Republic Versus Monarchy - part one, section four

Stifles our national identity and culture

Heads of State can fulfil an important role in the national psyche. The fact that Australia's Head of State is the Head of State of the United Kingdom is not just an incident to be taken in isolation, it is just the "tip of the iceberg" in the number of ways that Australia shows its cultural servitude to Britain.

The use, past and present, of the English Monarch as the symbol of Australia in many facets of Australian life does not fail to imbue into many people the impression, whether intended or not, that we are transplanted Britons beholden to the "mother country" and its Monarchy. This means that instead of naturally developing indigenous Australian ways of life and culture, many look to Britain for ways of cultural expression. As Donald Horne pointed out: "It is continued obsession with the monarchy that has helped preserve remnants of a colonial mentality and a nostalgic Britishness".(9)

The psyche of Australia's culture is still impeded and undermined by continual, but usually subtle, references to the English Monarchy, and the institutionalised remains of British rule: various government bodies still print all envelopes with the heading "O.H.M.S." (On Her Majesty's Service); we are defended by the Royal Australian Navy and the Royal Australian Air Force; many other institutions bear the prefix "Royal", such as the R.S.P.C.A. (Royal Society for the Prevention of Cruelty to Animals), Royal Flying Doctor Service, Royal College of Nursing, etc.; our legal system has Queen's Counsels, while our State takes on a royal persona (e.g. "Smith versus The Queen", "Regina versus Smith", with criminal cases being prosecuted by The Crown); offenders are jailed in Her Majesty's Prisons; Royal Commissions are appointed to investigate matters of importance; the Royal assent is required to create new laws; Scouts promise to "do my duty to ... the Queen"; and the Australian flag, with the British flag in pride of place, is seen probably every day (in one form or another) by most Australians. To cap it off: every single coin used daily by the general public has the English Queen starring on it, as well as which her portrait is on all $5 notes (all made, of course, by the Royal Australian Mint).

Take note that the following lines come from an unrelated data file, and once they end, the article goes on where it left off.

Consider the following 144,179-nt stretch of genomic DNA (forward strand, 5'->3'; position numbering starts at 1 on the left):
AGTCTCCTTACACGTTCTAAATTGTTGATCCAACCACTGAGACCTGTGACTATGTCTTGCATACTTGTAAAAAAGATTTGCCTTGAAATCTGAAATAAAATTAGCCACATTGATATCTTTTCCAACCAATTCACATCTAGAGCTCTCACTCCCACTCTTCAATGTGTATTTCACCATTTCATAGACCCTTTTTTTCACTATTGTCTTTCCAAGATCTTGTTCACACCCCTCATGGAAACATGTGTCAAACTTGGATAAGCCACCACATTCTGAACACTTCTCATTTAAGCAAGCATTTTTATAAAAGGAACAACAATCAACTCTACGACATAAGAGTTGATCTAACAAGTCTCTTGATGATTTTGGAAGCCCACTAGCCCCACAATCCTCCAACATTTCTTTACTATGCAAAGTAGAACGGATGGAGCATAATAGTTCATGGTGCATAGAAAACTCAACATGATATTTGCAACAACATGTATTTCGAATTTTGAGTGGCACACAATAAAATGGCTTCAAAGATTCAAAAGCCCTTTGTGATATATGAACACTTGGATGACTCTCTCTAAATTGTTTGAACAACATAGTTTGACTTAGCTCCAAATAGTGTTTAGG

Although dismissed individually as trivial, these symbols, remains and reminders of a "British Australia" actually appear everywhere and everyday, so that collectively they have eroded the "Australianness" of most Australians, and have infected them with a certain sense of being "British" or "British-Australians", this manifesting itself in a lack of true "Australianism" in our nation's culture. As one commentator put it: "The subconscious of Australia's collective culture has been extensively, but not irreparably, damaged by our still-continuing subservience to British institutions and symbols". Despite any protestations to the contrary, how can we develop a truly Australian culture with one hand while we salute the Queen with the other?

The continuing servility of having an English Monarch has enormous ramifications for the continuing development of the Australian national culture.

Australia has an identity, but it is an identity that is constantly stunted and stifled by our own political and cultural servitude. We should acknowledge the important contribution that Britain, and British people, have made to Australia. However, we have our own identity, culture, and way of life, and for that to fully develop Australia needs to attain independence.

Republic Versus Monarchy

Australian Nationalism Information Database -